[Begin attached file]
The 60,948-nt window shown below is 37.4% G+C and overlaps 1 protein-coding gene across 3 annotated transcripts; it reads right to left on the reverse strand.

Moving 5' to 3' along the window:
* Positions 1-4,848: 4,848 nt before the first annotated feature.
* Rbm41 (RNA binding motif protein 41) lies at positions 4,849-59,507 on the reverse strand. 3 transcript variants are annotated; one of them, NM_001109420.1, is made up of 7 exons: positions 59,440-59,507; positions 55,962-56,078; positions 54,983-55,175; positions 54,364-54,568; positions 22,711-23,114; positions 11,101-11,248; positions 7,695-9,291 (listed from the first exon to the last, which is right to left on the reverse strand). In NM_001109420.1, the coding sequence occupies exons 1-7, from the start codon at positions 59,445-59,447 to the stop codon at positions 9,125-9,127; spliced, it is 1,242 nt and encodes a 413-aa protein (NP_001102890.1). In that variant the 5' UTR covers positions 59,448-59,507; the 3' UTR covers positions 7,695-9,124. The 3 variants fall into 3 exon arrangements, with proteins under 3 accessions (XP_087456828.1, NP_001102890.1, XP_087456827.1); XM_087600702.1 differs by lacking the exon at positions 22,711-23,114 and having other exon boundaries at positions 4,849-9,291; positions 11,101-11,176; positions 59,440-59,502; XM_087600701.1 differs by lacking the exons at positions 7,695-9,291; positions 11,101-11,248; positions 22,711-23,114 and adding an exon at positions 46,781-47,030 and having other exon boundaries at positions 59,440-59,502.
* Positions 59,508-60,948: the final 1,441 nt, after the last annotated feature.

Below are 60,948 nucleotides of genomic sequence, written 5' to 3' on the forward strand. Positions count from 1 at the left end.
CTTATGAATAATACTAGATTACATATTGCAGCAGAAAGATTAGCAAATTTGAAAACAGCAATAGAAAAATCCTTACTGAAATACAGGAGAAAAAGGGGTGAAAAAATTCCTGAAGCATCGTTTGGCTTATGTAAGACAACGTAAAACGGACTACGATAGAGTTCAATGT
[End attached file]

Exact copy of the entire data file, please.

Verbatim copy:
The 60,948-nt window shown below is 37.4% G+C and overlaps 1 protein-coding gene across 3 annotated transcripts; it reads right to left on the reverse strand.

Moving 5' to 3' along the window:
* Positions 1-4,848: 4,848 nt before the first annotated feature.
* Rbm41 (RNA binding motif protein 41) lies at positions 4,849-59,507 on the reverse strand. 3 transcript variants are annotated; one of them, NM_001109420.1, is made up of 7 exons: positions 59,440-59,507; positions 55,962-56,078; positions 54,983-55,175; positions 54,364-54,568; positions 22,711-23,114; positions 11,101-11,248; positions 7,695-9,291 (listed from the first exon to the last, which is right to left on the reverse strand). In NM_001109420.1, the coding sequence occupies exons 1-7, from the start codon at positions 59,445-59,447 to the stop codon at positions 9,125-9,127; spliced, it is 1,242 nt and encodes a 413-aa protein (NP_001102890.1). In that variant the 5' UTR covers positions 59,448-59,507; the 3' UTR covers positions 7,695-9,124. The 3 variants fall into 3 exon arrangements, with proteins under 3 accessions (XP_087456828.1, NP_001102890.1, XP_087456827.1); XM_087600702.1 differs by lacking the exon at positions 22,711-23,114 and having other exon boundaries at positions 4,849-9,291; positions 11,101-11,176; positions 59,440-59,502; XM_087600701.1 differs by lacking the exons at positions 7,695-9,291; positions 11,101-11,248; positions 22,711-23,114 and adding an exon at positions 46,781-47,030 and having other exon boundaries at positions 59,440-59,502.
* Positions 59,508-60,948: the final 1,441 nt, after the last annotated feature.

Below are 60,948 nucleotides of genomic sequence, written 5' to 3' on the forward strand. Positions count from 1 at the left end.
CTTATGAATAATACTAGATTACATATTGCAGCAGAAAGATTAGCAAATTTGAAAACAGCAATAGAAAAATCCTTACTGAAATACAGGAGAAAAAGGGGTGAAAAAATTCCTGAAGCATCGTTTGGCTTATGTAAGACAACGTAAAACGGACTACGATAGAGTTCAATGT